Antibiotic treatment for strep takes about 10 days, but treating a sore throat can be a bit less defined. There’s no one set cure for a sore throat caused by a virus and, often, the only thing you can do is wait until the virus works its way out of your system. But you can take steps to make yourself more comfortable and manage your symptoms by:

  • Drinking warm liquids and plenty of water.
  • Gargling with warm, salt water.
  • Sucking on ice chips.
  • Taking over-the-counter pain medicine like acetaminophen or ibuprofen for relief.
  • Prioritizing rest.

If common winter illnesses have you guessing what ails you, it’s always good to make an appointment with a healthcare provider. And while there are home remedies that can help soothe symptoms, making an appointment with your provider’s office is key to figuring out just what might be happening with your body (and what kinds of treatments are available).

Is my sore throat COVID-19 or not?

little girls holds her throat in obvious pain

A sore throat is pretty common, as far as symptoms of illness go. Sore throat can be caused by illnesses ranging from the non-serious to the dangerous.

If you’ve ever woken up with a sore throat after spending the day before cheering your heart out at a football game or screaming along to the lyrics at your favorite band’s concert, you also know you don’t need to be sick at all to get a sore throat. The common cold can also cause a sore throat. And, more recently, we’ve discovered that a sore throat is a sign of COVID-19.

We’ve all likely experienced a sore throat before, but when should it be a cause for worry? And when a sore throat feels the same no matter what the cause, how can we tell if it’s a cold, too much yelling, allergies or a COVID sore throat?

What does COVID sore throat feel like?

Have COVID-19 questions?

Well, it can feel exactly the same as a cold, according to Brian Curtis, MD, vice president of Clinical Specialty Services for OSF HealthCare. That makes it hard to tell the difference between a cold and a mild case of COVID.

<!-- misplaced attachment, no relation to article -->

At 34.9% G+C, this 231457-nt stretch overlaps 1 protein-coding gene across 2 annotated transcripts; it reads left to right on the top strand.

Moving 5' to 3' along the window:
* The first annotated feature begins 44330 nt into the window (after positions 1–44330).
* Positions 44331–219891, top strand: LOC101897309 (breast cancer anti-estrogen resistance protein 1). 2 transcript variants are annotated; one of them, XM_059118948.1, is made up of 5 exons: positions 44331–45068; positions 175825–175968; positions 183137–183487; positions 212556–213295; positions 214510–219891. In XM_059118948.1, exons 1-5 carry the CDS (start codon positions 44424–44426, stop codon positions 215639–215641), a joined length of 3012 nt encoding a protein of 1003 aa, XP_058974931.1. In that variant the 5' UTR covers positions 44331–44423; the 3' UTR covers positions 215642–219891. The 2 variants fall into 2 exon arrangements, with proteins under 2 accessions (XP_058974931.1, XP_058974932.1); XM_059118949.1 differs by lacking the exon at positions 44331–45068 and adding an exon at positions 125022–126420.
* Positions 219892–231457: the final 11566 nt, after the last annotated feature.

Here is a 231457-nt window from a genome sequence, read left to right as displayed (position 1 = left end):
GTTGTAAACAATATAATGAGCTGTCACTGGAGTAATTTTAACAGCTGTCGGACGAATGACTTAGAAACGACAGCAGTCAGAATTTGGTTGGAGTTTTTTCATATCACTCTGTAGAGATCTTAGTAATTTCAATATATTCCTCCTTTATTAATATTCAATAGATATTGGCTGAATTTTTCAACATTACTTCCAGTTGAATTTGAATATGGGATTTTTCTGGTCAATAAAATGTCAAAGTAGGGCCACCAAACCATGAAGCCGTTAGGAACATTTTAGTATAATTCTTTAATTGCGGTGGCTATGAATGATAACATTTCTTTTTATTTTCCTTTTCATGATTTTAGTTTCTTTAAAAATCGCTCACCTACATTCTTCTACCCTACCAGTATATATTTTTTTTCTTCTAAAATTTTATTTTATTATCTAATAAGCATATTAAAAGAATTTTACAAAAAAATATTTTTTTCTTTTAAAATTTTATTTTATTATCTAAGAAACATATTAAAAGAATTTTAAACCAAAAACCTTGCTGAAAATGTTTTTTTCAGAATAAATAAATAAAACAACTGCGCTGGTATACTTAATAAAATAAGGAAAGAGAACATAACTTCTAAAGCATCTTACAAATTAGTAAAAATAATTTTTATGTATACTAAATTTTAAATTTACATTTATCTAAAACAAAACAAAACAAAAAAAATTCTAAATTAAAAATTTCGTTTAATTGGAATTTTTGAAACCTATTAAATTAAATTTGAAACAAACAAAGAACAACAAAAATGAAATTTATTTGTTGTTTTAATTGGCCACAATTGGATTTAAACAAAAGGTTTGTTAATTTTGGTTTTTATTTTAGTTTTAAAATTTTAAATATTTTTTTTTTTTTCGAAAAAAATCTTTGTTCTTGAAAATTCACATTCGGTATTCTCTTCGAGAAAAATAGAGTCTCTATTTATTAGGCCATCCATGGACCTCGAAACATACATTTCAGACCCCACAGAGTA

It’s even harder to tell the difference knowing that sore throat is a COVID symptom. The common cold and the virus that causes COVID-19 are both the same type of virus – called a coronavirus – and can cause similar symptoms.

One of the early symptoms of COVID is a fever. However, as different strains of COVID spread, it’s possible to have a COVID sore throat and no fever or other symptoms.

But, Dr. Curtis said, it’s more common to have other symptoms in addition to a sore throat if you have COVID.

“Only about 5-10% of COVID-19 patients will have an isolated sore throat. Usually, they will have a touch of fever, loss of taste and smell and difficulty breathing.”

Catching COVID symptoms

“We have to be very vigilant with cold symptoms,” Dr. Curtis said. “We as a society used to be kind of dismissive of cold symptoms, but we can’t be dismissive of them now. If you have just a sore throat with no other symptoms, it’s less likely to be COVID-19. But with other symptoms, it is possible you have COVID. Sore throat, cough, fever – I would be worried about COVID.”

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If you develop any other symptoms – even milder symptoms you typically associate with a common cold – you should contact your physician or get tested for COVID-19. Tests can be done easily with an at-home test.

Even if you have a mild case of COVID-19, you could spread the coronavirus to someone who suffers a worse infection. You need to be sure you aren’t putting others at risk if you have any possible COVID-19 symptoms.